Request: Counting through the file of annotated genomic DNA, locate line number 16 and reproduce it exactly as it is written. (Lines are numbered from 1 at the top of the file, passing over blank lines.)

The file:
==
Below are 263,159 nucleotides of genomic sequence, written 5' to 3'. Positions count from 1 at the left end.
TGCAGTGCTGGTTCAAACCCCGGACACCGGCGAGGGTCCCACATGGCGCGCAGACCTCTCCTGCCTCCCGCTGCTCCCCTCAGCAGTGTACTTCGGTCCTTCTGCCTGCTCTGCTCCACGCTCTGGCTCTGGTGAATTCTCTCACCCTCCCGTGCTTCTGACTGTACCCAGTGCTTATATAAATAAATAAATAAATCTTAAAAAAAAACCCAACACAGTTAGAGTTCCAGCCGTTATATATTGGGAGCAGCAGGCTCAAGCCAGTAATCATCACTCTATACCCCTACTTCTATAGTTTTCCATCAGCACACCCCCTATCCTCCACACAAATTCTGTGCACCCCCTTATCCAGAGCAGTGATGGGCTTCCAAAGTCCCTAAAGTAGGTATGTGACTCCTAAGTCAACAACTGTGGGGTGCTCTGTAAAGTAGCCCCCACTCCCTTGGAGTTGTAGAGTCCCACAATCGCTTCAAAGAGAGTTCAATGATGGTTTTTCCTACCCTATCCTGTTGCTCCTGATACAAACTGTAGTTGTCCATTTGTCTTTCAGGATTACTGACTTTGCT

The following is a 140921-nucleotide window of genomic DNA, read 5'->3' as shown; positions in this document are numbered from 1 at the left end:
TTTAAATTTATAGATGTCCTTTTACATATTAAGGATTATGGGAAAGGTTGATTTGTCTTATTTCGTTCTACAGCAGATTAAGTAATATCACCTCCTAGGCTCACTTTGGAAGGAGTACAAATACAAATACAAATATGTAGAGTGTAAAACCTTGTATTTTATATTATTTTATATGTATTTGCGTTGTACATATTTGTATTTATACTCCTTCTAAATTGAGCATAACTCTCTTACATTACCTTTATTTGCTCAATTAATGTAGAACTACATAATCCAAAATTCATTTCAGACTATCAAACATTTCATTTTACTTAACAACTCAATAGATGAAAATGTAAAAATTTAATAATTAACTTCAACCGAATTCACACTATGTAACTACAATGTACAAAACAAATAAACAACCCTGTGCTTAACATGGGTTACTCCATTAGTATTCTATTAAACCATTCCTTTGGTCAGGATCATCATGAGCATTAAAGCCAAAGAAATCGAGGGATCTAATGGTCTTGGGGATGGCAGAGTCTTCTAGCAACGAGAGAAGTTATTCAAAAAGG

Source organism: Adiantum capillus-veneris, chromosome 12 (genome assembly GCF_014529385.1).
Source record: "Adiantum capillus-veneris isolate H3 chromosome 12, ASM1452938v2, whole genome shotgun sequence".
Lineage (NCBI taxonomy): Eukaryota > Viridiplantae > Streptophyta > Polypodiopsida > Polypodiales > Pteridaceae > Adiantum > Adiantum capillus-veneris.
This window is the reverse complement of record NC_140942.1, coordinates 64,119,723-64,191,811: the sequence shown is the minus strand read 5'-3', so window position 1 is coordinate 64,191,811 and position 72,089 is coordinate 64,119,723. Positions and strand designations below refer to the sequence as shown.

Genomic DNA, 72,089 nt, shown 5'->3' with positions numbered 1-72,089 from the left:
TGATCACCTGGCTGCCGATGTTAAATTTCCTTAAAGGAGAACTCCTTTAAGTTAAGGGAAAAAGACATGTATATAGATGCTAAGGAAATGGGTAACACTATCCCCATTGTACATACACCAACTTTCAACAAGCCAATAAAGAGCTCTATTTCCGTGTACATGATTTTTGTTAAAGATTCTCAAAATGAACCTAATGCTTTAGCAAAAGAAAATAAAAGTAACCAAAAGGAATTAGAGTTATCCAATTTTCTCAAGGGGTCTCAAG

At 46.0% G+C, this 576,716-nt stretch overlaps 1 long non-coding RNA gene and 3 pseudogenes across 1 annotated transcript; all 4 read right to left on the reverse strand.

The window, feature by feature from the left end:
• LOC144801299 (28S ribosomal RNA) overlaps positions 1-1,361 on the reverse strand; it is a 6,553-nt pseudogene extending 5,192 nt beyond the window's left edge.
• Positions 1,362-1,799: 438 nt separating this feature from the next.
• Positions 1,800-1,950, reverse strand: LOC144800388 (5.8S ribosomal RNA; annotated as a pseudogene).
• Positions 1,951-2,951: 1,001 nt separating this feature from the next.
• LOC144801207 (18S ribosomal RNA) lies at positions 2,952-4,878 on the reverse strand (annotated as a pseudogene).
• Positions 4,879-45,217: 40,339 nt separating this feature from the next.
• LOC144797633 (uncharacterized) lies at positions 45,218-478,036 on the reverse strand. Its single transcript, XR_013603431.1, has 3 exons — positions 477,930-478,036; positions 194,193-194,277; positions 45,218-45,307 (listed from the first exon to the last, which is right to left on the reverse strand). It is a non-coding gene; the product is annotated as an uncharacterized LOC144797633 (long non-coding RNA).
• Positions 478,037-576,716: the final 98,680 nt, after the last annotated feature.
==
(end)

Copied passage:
• Positions 1,951-2,951: 1,001 nt separating this feature from the next.